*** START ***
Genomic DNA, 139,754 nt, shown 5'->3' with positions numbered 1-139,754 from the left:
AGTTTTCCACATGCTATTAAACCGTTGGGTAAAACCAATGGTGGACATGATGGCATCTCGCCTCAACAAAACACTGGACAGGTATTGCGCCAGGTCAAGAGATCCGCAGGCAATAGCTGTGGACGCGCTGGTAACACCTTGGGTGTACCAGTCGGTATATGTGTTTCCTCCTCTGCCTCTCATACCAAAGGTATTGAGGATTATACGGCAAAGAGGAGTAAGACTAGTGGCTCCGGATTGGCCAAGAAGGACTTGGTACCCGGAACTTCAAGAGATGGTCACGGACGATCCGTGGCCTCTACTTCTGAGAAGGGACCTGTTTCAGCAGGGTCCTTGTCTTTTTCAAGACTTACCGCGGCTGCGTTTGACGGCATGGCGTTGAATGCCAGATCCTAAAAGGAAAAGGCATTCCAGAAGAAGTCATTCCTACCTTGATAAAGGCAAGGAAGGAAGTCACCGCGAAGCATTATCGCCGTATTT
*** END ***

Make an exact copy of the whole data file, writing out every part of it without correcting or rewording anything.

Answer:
Genomic DNA, 139,754 nt, shown 5'->3' with positions numbered 1-139,754 from the left:
AGTTTTCCACATGCTATTAAACCGTTGGGTAAAACCAATGGTGGACATGATGGCATCTCGCCTCAACAAAACACTGGACAGGTATTGCGCCAGGTCAAGAGATCCGCAGGCAATAGCTGTGGACGCGCTGGTAACACCTTGGGTGTACCAGTCGGTATATGTGTTTCCTCCTCTGCCTCTCATACCAAAGGTATTGAGGATTATACGGCAAAGAGGAGTAAGACTAGTGGCTCCGGATTGGCCAAGAAGGACTTGGTACCCGGAACTTCAAGAGATGGTCACGGACGATCCGTGGCCTCTACTTCTGAGAAGGGACCTGTTTCAGCAGGGTCCTTGTCTTTTTCAAGACTTACCGCGGCTGCGTTTGACGGCATGGCGTTGAATGCCAGATCCTAAAAGGAAAAGGCATTCCAGAAGAAGTCATTCCTACCTTGATAAAGGCAAGGAAGGAAGTCACCGCGAAGCATTATCGCCGTATTT